Recommendations for a Software Application Based on Individual Differences
The purpose of this research was to document individual differences while using a specific computer software application and to make recommendations for a new interface based on those differences. Differences between users account for a wide range of human factors considerations. The individual differences of concern in this research were level of computer anxiety, cognitive style, and method of problem-solving.
The research hypotheses were:
Although correlations were weak, trends were present. Participants with Introversion (I), Sensing (S), Thinking (T), and Judging (J) preferences demonstrated a higher average level of computer anxiety. They also averaged higher scores on task completion and higher percentages of problem-solving time using reading methods. Conversely, participants with Extraversion (E), iNtuition (N), Feeling (F), and Perceiving (P) preferences had a lower average level of computer anxiety, averaged lower scores on the tutorial, and averaged a higher percentage of time using non-reading problem-solving methods.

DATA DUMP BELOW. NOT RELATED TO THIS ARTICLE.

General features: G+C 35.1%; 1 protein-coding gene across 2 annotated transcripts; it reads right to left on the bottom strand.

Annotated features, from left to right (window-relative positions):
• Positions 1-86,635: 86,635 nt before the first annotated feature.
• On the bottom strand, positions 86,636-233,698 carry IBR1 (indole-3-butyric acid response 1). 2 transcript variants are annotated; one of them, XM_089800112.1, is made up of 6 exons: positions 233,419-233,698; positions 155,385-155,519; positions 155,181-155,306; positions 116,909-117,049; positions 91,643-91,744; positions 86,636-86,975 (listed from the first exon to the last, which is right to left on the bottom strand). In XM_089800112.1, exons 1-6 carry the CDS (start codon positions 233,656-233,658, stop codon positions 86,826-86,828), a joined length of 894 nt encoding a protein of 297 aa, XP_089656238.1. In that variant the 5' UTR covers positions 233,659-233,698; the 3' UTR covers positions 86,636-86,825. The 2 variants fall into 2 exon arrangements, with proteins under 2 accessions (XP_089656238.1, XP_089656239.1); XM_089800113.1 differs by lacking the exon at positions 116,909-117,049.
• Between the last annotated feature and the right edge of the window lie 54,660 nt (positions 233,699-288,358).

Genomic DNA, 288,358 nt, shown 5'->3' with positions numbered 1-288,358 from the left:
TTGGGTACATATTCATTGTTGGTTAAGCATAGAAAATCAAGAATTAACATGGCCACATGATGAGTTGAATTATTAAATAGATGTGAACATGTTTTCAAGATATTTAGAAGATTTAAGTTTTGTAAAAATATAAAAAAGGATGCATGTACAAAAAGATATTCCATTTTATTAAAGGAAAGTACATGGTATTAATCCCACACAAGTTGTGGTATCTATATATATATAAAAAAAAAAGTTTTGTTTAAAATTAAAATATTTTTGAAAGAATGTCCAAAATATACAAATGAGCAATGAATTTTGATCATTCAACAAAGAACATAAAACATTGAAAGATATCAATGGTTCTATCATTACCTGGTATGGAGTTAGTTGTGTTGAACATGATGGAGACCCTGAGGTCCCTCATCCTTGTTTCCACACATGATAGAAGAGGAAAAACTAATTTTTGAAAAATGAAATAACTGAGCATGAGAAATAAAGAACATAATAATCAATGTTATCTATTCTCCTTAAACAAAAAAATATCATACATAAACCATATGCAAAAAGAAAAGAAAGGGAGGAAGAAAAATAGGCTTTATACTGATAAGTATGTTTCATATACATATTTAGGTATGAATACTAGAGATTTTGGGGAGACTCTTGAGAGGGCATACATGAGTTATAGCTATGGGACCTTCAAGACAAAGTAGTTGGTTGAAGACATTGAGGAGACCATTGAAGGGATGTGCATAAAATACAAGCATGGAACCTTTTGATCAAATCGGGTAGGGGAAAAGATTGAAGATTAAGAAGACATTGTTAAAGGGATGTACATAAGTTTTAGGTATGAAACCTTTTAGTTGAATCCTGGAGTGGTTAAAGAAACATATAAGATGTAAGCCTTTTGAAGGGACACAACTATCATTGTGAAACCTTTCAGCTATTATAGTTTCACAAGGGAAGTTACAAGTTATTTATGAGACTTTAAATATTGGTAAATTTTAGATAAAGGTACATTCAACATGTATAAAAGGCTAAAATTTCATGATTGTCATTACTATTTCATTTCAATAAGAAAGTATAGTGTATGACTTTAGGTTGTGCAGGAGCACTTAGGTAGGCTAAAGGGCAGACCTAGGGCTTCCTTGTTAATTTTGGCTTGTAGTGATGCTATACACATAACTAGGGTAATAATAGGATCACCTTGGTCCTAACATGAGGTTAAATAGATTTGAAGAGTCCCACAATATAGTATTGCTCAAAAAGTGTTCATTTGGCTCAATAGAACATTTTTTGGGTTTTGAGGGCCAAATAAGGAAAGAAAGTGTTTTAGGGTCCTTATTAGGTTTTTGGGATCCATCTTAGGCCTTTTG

The results showed that participants who used certain styles of problem-solving methods did not read the manuals provided. Instead, they clicked around the screen randomly looking for hints. In this research, persons who used these types of problem-solving had a lower success rate when completing the tutorial. Additionally, these users became frustrated and verbalized feelings of failure.
The researcher made recommendations based on the finding that participants with certain preferences read the manual less, which resulted in poorer performance on the tutorial. The recommendations were aimed at bringing small amounts of text to the computer screen. This would provide hints needed by participants who tended not to read printed manuals.
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